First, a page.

October 23, 2007
The Proper Scope of Bylaws
Posted by Julian Velasco

In the comments to my last post on shareholder access, a couple of people raised the issue of whether my proposal could run afoul of the directors' authority to run the business and affairs of the corporation.  I believe that it does not, although I may be in the minority.

The issue stems from the fact that there seems to be two contradictory provisions in corporate law.  On the one hand, Delaware GCL § 141(a) provides that "[t]he business and affairs of every corporation ... shall be managed by or under the direction of the board of directors, except as may be otherwise provided in this chapter or in its certificate of incorporation."  On the other hand, Delaware GCL § 109(b) provides that a corporation's "bylaws may contain any provision, not inconsistent with law or with the certificate of incorporation, relating to the business of the corporation, the conduct of its affairs, and its rights or powers or the rights or powers of its stockholders, directors, officers or employees."  There have been many scholarly attempts to reconcile the conflicts between these provisions, and plenty of interesting policy considerations have been raised.  However, I believe the issue is less complicated than it seems.  I have addressed it in the introduction of my article, Just Do It: An Antidote to the Poison Pill, 52 Emory L.J. 849 (2003).  The following is a brief summary.

As a purely logical matter, there is no conflict.  Section 141(a) provides a default rule that can be modified "as may be otherwise provided in this chapter," and § 109(b) is such a provision.  Section 109(b) says bylaws provisions cannot be "inconsistent with law," but that is a general statement (not specifically referring to corporate law), and, in any event, a provision that modifies the default rule would not be inconsistent with § 141(a).  Of course, that simple interpretation is not entirely satisfying because § 141(a) specifically says that the default rule can be changed in the charter, but does not say that it can be changed in the bylaws.  Nevertheless, as a purely logical matter, the bylaws are not specifically excluded as a means of changing the default rule.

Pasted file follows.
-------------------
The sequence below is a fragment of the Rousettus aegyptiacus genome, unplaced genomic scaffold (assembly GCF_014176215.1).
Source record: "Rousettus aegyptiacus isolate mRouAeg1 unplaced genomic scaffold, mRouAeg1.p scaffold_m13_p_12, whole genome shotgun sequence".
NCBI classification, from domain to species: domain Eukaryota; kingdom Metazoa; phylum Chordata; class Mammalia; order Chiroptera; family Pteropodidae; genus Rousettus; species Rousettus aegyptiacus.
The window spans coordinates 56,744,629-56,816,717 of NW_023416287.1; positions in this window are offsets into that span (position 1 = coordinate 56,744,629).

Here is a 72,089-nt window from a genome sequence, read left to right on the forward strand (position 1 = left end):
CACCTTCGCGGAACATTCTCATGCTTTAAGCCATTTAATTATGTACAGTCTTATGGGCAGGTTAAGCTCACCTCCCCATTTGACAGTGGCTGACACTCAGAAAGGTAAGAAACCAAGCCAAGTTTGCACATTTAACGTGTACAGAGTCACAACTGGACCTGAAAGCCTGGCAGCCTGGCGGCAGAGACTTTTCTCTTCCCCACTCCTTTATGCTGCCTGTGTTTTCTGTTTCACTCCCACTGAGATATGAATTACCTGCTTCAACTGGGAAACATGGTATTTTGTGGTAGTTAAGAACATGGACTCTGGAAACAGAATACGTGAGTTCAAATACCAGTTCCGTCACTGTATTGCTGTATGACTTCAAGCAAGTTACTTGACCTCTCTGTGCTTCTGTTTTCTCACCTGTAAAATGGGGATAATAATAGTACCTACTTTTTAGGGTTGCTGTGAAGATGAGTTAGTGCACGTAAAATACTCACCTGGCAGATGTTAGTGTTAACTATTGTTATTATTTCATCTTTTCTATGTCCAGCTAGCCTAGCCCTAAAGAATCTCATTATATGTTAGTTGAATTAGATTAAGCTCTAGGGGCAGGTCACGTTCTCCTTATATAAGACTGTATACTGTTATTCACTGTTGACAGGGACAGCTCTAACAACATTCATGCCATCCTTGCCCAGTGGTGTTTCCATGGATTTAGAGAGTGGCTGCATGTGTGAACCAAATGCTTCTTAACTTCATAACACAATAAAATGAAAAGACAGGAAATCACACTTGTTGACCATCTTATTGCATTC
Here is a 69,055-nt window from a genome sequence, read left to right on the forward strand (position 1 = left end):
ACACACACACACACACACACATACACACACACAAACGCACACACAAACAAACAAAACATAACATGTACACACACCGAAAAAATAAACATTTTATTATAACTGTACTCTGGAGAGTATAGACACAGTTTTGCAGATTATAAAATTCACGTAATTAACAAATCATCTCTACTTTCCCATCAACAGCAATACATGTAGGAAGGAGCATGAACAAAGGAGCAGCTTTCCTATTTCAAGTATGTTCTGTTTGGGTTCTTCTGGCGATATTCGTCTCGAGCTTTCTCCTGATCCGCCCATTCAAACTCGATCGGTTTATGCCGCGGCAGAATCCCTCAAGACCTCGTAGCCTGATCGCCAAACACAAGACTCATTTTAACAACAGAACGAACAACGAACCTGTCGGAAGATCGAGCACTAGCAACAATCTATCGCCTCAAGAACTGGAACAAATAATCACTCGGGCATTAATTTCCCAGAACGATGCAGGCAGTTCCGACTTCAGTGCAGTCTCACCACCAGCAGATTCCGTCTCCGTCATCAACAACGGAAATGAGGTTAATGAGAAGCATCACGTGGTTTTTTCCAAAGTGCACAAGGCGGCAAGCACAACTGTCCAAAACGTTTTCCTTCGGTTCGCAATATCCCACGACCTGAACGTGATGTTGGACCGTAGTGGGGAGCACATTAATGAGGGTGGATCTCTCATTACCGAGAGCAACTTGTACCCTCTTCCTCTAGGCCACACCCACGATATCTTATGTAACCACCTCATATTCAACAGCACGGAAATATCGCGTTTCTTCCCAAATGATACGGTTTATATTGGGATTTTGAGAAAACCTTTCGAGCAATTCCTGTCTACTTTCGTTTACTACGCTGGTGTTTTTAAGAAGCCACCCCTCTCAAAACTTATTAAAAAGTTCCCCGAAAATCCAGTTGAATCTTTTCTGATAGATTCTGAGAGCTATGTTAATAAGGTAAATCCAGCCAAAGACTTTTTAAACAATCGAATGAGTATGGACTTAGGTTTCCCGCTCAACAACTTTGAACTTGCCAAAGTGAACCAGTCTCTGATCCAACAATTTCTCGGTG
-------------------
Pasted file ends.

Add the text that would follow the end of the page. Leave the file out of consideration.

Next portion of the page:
As a matter of prudence, we should ask which interpretation does more violence to the statutory language.  On the one hand, reading § 141(a) to trump § 109(b) clearly renders much of the language of § 109(b) meaningless.  This is particularly troublesome because both sections use the same language, strongly suggesting that their grants of authority are similar in scope.  (In fact, § 109 speaks not only of "business" and "affairs," but also specifically of the "rights" and powers" of directors!)  On the other hand, reading § 109(b) to trump § 141(a) does necessarily not render any language in § 141(a) meaningless.  Section 141(a) could be interpreted as conveying all managerial power to the directors (as opposed to the shareholders) unless otherwise provided in the certificate of incorporation, and except as otherwise limited by other provisions, including those that grant certain rights to shareholders (such as § 109(b)).  In other words, it would take a charter amendment to eliminate directors or fully divest them of power, but other provisions of law may also limit directors' power.

I think that the real limits on what bylaws can do comes not from the statutory language, but from an understanding of what bylaws are.  Bylaws have been characterized as “self-imposed rules and regulations deemed expedient for [the] convenient functioning" of the corporation.  If this is so, then bylaws could not be used to mandate specific business decisions.  Thus, § 141(a) still has great force.  However, bylaws clearly are intended to spell out rules of corporate governance, and nothing in § 141(a) can be read fairly to suggest otherwise.

In any event, even if the above analysis is entirely wrong (meaning that many shareholder rights bylaws could be invalid), it should not affect my shareholder access proposal at all.  I suggest only that shareholders should have access to the company's proxy for any matters on which they are entitled to vote under state law.  Clearly shareholders are entitled to vote in the election of directors and on (legitimate) amendments to the bylaws, so granting them access to the company proxy on these matters would not interfere with state law.  Whether any particular bylaw amendment would be legal is a separate issue.

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